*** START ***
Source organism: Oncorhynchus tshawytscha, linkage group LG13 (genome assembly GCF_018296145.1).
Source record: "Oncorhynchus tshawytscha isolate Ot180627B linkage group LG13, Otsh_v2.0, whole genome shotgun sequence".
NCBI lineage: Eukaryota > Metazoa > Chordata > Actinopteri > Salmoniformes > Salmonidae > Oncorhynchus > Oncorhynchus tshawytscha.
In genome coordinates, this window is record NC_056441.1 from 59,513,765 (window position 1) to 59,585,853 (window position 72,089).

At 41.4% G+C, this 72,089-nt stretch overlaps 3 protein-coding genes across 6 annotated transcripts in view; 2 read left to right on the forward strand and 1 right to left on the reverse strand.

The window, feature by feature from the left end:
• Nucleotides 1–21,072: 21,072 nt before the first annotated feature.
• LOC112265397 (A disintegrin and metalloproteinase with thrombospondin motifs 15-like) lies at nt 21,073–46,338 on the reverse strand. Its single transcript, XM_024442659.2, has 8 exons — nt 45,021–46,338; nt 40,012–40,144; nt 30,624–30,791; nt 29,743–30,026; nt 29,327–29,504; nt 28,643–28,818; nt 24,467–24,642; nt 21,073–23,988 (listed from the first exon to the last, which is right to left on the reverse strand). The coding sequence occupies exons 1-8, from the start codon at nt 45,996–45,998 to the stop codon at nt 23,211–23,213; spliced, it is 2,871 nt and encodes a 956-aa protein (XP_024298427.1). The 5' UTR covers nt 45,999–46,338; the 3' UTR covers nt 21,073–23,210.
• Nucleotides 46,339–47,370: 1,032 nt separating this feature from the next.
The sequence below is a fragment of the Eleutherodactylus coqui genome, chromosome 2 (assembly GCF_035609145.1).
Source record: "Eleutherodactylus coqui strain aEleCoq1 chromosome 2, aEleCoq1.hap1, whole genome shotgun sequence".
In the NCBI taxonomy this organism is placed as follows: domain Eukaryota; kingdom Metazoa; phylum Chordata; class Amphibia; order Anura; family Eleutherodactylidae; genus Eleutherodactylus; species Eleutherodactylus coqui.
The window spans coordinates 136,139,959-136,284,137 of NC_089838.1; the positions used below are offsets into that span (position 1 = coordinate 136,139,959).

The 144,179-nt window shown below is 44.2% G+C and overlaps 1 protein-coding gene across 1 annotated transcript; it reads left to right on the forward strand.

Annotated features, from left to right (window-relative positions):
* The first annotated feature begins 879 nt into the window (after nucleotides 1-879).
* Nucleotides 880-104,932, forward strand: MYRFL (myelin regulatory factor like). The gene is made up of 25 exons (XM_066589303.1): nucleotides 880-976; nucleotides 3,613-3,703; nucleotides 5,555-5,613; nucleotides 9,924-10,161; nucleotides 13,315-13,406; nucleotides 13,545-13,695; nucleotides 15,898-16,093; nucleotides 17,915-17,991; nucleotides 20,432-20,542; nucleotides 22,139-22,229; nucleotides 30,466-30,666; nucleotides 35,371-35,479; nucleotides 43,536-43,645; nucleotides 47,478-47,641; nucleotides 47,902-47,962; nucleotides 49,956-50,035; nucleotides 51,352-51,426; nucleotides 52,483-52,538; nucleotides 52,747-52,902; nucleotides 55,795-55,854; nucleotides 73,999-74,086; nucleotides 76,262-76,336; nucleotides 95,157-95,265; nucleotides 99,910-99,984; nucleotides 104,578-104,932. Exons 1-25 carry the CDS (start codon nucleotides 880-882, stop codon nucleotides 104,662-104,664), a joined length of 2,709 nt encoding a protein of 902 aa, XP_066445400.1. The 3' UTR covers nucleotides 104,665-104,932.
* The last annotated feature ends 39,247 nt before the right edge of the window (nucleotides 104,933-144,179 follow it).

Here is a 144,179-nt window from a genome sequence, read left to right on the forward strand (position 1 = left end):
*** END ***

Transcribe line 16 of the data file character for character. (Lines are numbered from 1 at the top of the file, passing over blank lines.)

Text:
* The first annotated feature begins 879 nt into the window (after nucleotides 1-879).